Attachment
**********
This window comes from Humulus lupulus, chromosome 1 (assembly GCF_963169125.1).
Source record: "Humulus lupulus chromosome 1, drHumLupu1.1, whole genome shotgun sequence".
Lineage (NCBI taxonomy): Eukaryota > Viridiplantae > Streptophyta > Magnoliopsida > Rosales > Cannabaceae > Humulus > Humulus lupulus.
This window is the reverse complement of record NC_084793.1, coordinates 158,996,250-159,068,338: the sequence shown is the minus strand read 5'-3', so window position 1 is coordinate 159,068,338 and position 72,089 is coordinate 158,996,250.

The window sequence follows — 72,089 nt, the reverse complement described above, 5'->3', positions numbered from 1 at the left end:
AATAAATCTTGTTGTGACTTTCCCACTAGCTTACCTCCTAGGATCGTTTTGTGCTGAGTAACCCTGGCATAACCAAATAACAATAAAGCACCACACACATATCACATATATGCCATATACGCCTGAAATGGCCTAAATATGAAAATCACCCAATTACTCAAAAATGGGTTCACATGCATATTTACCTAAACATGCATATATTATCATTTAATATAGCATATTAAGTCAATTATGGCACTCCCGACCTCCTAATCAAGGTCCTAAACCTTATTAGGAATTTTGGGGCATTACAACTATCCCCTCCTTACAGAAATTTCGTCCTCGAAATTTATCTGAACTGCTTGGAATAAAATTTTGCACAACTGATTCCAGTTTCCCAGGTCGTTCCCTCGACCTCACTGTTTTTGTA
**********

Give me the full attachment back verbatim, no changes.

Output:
This window comes from Humulus lupulus, chromosome 1 (assembly GCF_963169125.1).
Source record: "Humulus lupulus chromosome 1, drHumLupu1.1, whole genome shotgun sequence".
Lineage (NCBI taxonomy): Eukaryota > Viridiplantae > Streptophyta > Magnoliopsida > Rosales > Cannabaceae > Humulus > Humulus lupulus.
This window is the reverse complement of record NC_084793.1, coordinates 158,996,250-159,068,338: the sequence shown is the minus strand read 5'-3', so window position 1 is coordinate 159,068,338 and position 72,089 is coordinate 158,996,250.

The window sequence follows — 72,089 nt, the reverse complement described above, 5'->3', positions numbered from 1 at the left end:
AATAAATCTTGTTGTGACTTTCCCACTAGCTTACCTCCTAGGATCGTTTTGTGCTGAGTAACCCTGGCATAACCAAATAACAATAAAGCACCACACACATATCACATATATGCCATATACGCCTGAAATGGCCTAAATATGAAAATCACCCAATTACTCAAAAATGGGTTCACATGCATATTTACCTAAACATGCATATATTATCATTTAATATAGCATATTAAGTCAATTATGGCACTCCCGACCTCCTAATCAAGGTCCTAAACCTTATTAGGAATTTTGGGGCATTACAACTATCCCCTCCTTACAGAAATTTCGTCCTCGAAATTTATCTGAACTGCTTGGAATAAAATTTTGCACAACTGATTCCAGTTTCCCAGGTCGTTCCCTCGACCTCACTGTTTTTGTA